Serigne Mbaye’s Senegalese tasting menu dinners, which popped up throughout the city under the name Dakar NOLA, have been some of the most exciting, noteworthy dining experiences in New Orleans over the past two years. With the opening of Dakar NOLA at 3814 Magazine Street on Wednesday, November 23, they’re set to become a permanent fixture of the city’s restaurant scene.
Mbaye, Eater New Orleans’s 2021 chef of the year and a 2022 James Beard Award finalist for emerging chef, has held Dakar NOLA dinners at Margaret Place, the Southern Food and Beverage Museum (SoFab), and Mosquito Supper Club since 2020. As a pop-up, Mbaye served riffs on traditional West African and Senegalese dishes — sometimes gluten and dairy-free versions — that blend West African and Louisiana ingredients, like habanero peppers and dehydrated seafood powder with okra and red beans. Diners were also served simultaneously, with Mbaye coming out to introduce and explain each dish and its historical significance. The restaurant, which he’s opening with co-owner Effie Richardson (who has helped produce the dinners from the beginning), will follow a similar model: one seating per evening for 30 guests, with each course served to everyone at the same time.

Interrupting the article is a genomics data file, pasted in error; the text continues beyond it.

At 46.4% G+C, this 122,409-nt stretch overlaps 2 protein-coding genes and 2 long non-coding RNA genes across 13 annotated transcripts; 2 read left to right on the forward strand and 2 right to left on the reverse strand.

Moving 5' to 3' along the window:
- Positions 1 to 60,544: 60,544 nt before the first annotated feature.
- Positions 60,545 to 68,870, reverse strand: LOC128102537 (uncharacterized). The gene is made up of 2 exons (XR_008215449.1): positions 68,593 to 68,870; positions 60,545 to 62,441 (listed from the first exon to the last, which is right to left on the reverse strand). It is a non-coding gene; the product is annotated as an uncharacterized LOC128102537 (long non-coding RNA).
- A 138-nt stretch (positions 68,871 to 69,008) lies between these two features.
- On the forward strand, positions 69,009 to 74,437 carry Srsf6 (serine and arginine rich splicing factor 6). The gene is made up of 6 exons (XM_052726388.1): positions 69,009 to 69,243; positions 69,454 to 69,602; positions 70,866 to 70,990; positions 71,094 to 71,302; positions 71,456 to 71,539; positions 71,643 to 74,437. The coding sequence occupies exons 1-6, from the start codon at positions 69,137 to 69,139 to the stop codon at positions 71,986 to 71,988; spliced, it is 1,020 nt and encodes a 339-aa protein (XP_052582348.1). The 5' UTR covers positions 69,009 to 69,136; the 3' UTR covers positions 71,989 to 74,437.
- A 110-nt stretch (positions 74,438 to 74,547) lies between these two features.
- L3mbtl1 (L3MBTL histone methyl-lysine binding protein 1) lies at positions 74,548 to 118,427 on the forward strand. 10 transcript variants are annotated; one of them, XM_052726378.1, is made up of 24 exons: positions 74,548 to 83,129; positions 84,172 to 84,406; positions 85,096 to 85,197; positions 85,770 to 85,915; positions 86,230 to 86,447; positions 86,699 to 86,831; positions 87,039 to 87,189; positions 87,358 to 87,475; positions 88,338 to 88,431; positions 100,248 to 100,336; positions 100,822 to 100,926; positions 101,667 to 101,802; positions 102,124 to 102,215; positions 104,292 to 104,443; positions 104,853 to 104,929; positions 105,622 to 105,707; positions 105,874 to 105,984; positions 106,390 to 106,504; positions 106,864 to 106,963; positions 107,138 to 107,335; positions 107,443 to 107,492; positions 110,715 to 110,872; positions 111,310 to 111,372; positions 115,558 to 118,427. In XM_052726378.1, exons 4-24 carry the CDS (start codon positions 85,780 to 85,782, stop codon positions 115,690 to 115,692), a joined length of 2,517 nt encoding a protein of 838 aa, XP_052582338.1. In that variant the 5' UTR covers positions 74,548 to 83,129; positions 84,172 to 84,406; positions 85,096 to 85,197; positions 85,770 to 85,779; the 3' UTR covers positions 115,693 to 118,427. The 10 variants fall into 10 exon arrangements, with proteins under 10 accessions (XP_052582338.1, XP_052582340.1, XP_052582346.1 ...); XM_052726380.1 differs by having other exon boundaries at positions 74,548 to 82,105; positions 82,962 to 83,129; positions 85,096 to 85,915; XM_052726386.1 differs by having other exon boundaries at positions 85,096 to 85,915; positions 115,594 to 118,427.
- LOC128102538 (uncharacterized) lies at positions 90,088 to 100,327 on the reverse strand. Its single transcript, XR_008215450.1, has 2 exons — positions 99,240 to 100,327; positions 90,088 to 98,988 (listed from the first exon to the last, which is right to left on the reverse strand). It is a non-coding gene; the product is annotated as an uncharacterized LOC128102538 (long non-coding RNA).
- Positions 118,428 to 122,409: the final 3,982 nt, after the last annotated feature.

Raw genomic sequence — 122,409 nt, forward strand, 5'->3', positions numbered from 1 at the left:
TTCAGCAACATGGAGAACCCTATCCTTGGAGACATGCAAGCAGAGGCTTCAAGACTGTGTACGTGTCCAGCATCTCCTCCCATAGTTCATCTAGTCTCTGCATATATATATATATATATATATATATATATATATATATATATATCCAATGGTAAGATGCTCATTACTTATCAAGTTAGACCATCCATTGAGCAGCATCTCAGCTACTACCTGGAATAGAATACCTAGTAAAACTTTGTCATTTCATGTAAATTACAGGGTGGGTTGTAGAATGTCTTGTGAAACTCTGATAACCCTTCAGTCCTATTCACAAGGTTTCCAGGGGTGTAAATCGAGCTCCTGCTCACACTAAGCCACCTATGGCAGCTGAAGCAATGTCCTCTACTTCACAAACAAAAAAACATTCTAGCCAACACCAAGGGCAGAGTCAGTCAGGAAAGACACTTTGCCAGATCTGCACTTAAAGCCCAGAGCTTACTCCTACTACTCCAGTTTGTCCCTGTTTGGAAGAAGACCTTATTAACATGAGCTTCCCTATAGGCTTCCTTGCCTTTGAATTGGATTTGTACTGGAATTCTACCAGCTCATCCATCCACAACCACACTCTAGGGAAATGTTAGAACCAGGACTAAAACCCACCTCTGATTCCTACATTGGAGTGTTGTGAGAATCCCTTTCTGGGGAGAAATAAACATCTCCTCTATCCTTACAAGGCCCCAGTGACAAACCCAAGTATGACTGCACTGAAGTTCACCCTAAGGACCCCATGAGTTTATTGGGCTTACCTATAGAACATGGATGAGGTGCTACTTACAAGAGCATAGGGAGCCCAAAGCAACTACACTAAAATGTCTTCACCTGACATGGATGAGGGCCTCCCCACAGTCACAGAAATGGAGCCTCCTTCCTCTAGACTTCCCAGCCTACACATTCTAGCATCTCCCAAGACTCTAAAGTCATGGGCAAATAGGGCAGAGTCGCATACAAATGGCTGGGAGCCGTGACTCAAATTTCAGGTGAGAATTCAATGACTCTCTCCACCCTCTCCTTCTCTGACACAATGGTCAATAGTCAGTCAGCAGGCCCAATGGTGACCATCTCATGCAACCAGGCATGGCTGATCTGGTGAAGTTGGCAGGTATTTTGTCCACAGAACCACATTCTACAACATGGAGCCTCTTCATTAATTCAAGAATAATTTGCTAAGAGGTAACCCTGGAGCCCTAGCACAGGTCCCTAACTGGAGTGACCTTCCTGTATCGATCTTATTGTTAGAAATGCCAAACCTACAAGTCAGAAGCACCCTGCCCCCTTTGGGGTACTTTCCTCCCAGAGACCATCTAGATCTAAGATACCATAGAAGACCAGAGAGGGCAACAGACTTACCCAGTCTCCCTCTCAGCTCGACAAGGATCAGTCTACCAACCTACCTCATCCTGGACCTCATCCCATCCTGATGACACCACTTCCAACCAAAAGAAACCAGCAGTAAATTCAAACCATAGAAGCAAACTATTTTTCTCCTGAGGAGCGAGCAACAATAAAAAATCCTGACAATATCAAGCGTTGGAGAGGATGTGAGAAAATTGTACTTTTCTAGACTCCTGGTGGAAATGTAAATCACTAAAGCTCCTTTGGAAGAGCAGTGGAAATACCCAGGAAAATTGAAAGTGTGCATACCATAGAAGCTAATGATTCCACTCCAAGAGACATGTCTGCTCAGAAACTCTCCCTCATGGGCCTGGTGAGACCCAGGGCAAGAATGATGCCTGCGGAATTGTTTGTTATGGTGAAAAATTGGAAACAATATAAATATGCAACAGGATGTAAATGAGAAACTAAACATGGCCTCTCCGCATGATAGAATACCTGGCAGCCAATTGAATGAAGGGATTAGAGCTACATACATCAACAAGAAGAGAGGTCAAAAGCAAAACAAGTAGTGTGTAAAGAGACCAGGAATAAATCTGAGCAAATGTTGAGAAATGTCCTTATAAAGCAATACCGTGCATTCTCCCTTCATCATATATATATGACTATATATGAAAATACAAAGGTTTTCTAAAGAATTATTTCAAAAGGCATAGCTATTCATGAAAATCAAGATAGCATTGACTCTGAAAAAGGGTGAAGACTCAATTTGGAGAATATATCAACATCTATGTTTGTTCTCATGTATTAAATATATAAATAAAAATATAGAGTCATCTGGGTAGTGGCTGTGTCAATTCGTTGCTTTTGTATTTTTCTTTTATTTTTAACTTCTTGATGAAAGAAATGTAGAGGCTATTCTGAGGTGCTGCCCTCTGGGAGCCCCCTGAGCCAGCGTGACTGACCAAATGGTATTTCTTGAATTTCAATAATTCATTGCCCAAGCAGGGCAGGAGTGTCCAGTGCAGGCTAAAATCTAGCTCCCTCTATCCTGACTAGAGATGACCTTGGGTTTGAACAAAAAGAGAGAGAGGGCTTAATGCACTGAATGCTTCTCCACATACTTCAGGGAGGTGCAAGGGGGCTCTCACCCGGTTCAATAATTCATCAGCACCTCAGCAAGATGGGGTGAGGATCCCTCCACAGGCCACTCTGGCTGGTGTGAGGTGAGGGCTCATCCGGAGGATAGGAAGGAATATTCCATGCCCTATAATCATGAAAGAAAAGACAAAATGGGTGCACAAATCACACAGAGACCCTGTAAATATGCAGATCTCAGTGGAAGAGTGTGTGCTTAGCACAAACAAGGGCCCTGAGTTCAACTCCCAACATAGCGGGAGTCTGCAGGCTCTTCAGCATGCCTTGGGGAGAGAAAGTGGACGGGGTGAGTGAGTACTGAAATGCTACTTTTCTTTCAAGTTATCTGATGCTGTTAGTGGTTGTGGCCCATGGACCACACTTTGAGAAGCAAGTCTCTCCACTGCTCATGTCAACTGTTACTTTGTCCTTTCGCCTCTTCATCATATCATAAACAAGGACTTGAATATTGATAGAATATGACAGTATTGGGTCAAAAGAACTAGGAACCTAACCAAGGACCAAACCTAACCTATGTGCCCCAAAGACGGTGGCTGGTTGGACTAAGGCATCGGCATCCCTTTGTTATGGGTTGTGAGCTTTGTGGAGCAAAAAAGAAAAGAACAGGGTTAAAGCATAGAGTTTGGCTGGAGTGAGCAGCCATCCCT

Mbaye is Senegalese-American, born in Harlem and raised partly in Senegal. He learned a love of cooking from his mother, who owned a Senegalese restaurant in New York. After attending high school in Senegal, he returned to the U.S. for culinary school. He cooked in kitchens including two- and three-star Michelin restaurants L’Atelier de Joel Robuchon in New York and Atelier Crenn in San Francisco, before landing at Commander’s Palace in 2016. Of the cities Mbaye has lived in, he says, he finds New Orleans to be the American city closest to Dakar by virtue of its culture, history, and food.
Following his stint at Commander’s Palace, Mbaye set out to find his culinary voice with a return to Senegal; the experiences there helped shape his Dakar NOLA dinners. “What I saw in Dakar really inspired me to focus on the spices of my cooking,” he told Eater in 2021. “These flavors are the backbone of what makes Senegalese cuisine so great, the balance of smokiness, acidity, and tanginess.”
Each meal begins with ataya, a Senegalese tea that Mbaye says stimulates the appetite and boosts energy. Another constant is Mbaye’s version of what he says is known in Senegal as the Last Meal, which Mbaye explains as a dish featuring black-eyed peas that enslaved Africans were fed before their forced journeys across the Atlantic. Mbaye’s version includes crab meat and palm oil, a staple Senegalese ingredient. Other courses blend West African and Louisiana ingredients, like the fonio salad with West African millet, finger limes, and satsuma. All three dishes are set for Dakar NOLA’s forthcoming seven-course menu, in addition to a jollof course and yassa, a spicy Senegalese dish made with habanero peppers, onions, and chicken, fish, or lamb.
Dakar NOLA will serve dinner Wednesday through Saturday at 7 p.m. Prepaid reservations for parties of one to ten are available for $150 per person, and there’s an option to consult a sommelier onsite from neighboring wine shops Second Vine Wines and Spirit to purchase a bottle of wine (with a $15 corkage fee) until Dakar NOLA gets a liquor license.